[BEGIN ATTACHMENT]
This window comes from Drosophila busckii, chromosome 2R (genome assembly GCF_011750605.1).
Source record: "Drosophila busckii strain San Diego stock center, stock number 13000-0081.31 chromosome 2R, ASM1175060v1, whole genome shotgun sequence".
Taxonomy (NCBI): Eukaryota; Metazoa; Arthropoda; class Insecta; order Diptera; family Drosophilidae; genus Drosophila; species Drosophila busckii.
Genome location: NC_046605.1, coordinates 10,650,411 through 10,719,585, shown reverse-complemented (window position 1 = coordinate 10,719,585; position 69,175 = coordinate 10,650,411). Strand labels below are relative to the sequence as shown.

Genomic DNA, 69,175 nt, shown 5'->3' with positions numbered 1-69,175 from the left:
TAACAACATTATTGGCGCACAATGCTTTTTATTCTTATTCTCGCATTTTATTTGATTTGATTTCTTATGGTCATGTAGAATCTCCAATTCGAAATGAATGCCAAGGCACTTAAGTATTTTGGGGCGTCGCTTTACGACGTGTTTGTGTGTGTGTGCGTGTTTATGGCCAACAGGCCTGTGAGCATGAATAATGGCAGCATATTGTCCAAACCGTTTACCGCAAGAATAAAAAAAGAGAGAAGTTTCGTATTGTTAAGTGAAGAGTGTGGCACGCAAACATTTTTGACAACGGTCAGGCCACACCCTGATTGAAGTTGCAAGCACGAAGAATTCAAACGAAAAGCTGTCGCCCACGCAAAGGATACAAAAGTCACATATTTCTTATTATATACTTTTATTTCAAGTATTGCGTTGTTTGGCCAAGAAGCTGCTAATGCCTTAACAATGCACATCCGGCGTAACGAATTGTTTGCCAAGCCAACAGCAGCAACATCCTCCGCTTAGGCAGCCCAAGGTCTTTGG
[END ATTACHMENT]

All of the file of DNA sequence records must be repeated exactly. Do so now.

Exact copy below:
This window comes from Drosophila busckii, chromosome 2R (genome assembly GCF_011750605.1).
Source record: "Drosophila busckii strain San Diego stock center, stock number 13000-0081.31 chromosome 2R, ASM1175060v1, whole genome shotgun sequence".
Taxonomy (NCBI): Eukaryota; Metazoa; Arthropoda; class Insecta; order Diptera; family Drosophilidae; genus Drosophila; species Drosophila busckii.
Genome location: NC_046605.1, coordinates 10,650,411 through 10,719,585, shown reverse-complemented (window position 1 = coordinate 10,719,585; position 69,175 = coordinate 10,650,411). Strand labels below are relative to the sequence as shown.

Genomic DNA, 69,175 nt, shown 5'->3' with positions numbered 1-69,175 from the left:
TAACAACATTATTGGCGCACAATGCTTTTTATTCTTATTCTCGCATTTTATTTGATTTGATTTCTTATGGTCATGTAGAATCTCCAATTCGAAATGAATGCCAAGGCACTTAAGTATTTTGGGGCGTCGCTTTACGACGTGTTTGTGTGTGTGTGCGTGTTTATGGCCAACAGGCCTGTGAGCATGAATAATGGCAGCATATTGTCCAAACCGTTTACCGCAAGAATAAAAAAAGAGAGAAGTTTCGTATTGTTAAGTGAAGAGTGTGGCACGCAAACATTTTTGACAACGGTCAGGCCACACCCTGATTGAAGTTGCAAGCACGAAGAATTCAAACGAAAAGCTGTCGCCCACGCAAAGGATACAAAAGTCACATATTTCTTATTATATACTTTTATTTCAAGTATTGCGTTGTTTGGCCAAGAAGCTGCTAATGCCTTAACAATGCACATCCGGCGTAACGAATTGTTTGCCAAGCCAACAGCAGCAACATCCTCCGCTTAGGCAGCCCAAGGTCTTTGG